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The eyes of the world are on Vancouver as the 2010 Winter Olympic Games begin with the opening ceremony.
Providing emergency medical services for the estimated 5,500 athletes and the hundreds of thousands of spectators flooding the two main venues will be a daunting task, but Bob Alexander has a plan and he's ready.
Alexander is the EMS coordinator for the 2010 Winter Olympic Games for both Vancouver and the secondary site north in Whistler. He's a paramedic and supervisor for the British Columbia Ambulance Service (BCAS), the provincial government-operated emergency medical service for the entire area.
"We've got a good plan and I am confident it will work well," said Alexander, who has been in EMS for 27 years. For that quarter century, Alexander has been involved with planning and protection for many large venues, including a 1993 summit between U.S. President Bill Clinton and then-Soviet Union President Boris Yeltsin; huge bayside firework festivals attracting 300,000 people; worldwide environmental summits and conventions; and large professional hockey games.
He's also been to Beijing, China and Turin, Italy to see how EMS was provided for those Olympic games.
He learned a lot, but things will be different for the Vancouver games, Alexander said. For instance, well-equipped field hospitals are in place in Vancouver and Whistler, which will minimize the need for transport to local area hospitals and trauma centers.
The BCAS, which is completely funded by the Canadian government, will be the sole EMS provider for both venues with no need for mutual aid or outside agencies, thereby creating uniform and consistent delivery of services, and more importantly, accurate and complete reporting.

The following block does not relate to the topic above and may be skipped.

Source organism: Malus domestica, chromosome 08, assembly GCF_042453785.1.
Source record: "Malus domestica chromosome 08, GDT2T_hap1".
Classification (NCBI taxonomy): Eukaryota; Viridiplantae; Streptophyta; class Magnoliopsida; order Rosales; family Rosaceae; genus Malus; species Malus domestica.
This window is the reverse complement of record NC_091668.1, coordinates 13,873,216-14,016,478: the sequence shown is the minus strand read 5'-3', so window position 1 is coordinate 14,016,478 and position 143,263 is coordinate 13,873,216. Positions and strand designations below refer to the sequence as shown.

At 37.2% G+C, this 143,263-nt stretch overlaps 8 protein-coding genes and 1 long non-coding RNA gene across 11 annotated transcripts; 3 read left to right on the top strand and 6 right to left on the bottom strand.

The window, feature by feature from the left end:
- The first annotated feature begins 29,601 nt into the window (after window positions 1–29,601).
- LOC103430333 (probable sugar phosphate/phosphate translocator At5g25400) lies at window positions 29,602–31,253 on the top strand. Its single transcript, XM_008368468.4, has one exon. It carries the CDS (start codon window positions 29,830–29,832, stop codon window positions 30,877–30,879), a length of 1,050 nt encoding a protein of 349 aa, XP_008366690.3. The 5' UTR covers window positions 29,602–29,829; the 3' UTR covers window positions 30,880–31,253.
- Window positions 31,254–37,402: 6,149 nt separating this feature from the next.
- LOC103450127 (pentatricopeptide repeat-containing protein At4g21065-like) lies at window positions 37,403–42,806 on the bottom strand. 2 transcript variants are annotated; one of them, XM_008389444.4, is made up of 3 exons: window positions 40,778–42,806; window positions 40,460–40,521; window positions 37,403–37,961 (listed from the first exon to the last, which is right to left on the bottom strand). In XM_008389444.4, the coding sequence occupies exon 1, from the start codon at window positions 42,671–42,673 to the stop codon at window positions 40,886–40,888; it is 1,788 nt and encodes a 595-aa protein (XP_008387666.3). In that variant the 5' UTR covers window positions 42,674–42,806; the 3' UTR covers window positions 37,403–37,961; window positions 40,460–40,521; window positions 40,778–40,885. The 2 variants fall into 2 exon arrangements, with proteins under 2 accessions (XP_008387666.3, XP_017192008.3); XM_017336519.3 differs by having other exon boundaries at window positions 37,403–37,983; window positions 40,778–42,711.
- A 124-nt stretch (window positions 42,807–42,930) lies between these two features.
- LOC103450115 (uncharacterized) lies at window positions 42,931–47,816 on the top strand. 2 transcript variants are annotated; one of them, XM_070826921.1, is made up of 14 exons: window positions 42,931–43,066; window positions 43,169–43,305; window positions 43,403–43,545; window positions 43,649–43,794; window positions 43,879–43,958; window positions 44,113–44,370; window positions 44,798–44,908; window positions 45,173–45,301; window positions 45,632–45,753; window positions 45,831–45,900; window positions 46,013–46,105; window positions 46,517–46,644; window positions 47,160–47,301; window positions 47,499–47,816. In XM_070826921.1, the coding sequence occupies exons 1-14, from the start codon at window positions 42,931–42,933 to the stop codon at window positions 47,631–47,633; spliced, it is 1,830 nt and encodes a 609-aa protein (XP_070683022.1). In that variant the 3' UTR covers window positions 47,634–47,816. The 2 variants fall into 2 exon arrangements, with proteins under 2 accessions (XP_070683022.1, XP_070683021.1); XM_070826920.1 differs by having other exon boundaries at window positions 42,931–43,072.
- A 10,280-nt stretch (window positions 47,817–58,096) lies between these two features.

Because of the staffing requirements and resources, combined with field hospitals available to handle everything from stitches to bone settings and casts, to simple surgery, dental care and ophthalmology, Alexander can handle all the routine and anticipated calls with ease.
"The idea is not to overburden the area hospitals with all the extra calls," Alexander said. "I will be sort of a failure if we can't take care of it on site."
Obviously massive trauma or large cardiac events will be transported to the appropriate hospital quickly, Alexander said, but routine calls will be handled in-house. Doctors and nurses will be available at both sites with digital x-rays, CT scans, MRI equipment and surgical beds. Whistler will use two large, 53-foot tractor trailer units with expansion pull outs for field hospitals.
Because definitive care will be available on site, Alexander said EMS staff and response times can be reduced, and it won't be necessary to call on outside agencies for help. Ambulances can stay right on the property and won't have to travel into metro areas with patients, as with Olympic Games held in Atlanta and Salt Lake City.
Each of the events will have two ambulances with crews of two paramedics each; one crew dedicated to the athletes and one to the spectators. If one crew gets summoned to provide care, the other unit will cover both athletes and spectators until the other unit is cleared. Additionally, the paramedics will be supplemented by trained volunteers, like ski patrols and event spotters, who can help during a medical emergency.
British Columbia Ambulance Service employs about 3,500 full and part-time paramedics to provide coverage for the entire province, which is 929,730 square kilometers. Alexander said that resources allowed him to pull 350 paramedics to provide coverage for the Olympics, all of whom voluntarily signed up for the rotation of 12-hour shifts. The total number of paramedics on duty at any given time will be difficult to predict because of the variety of the events that are happening and the length of time for which they will run. Paramedics may need to stay for longer shifts - up to 18 hours for some events, Alexander said.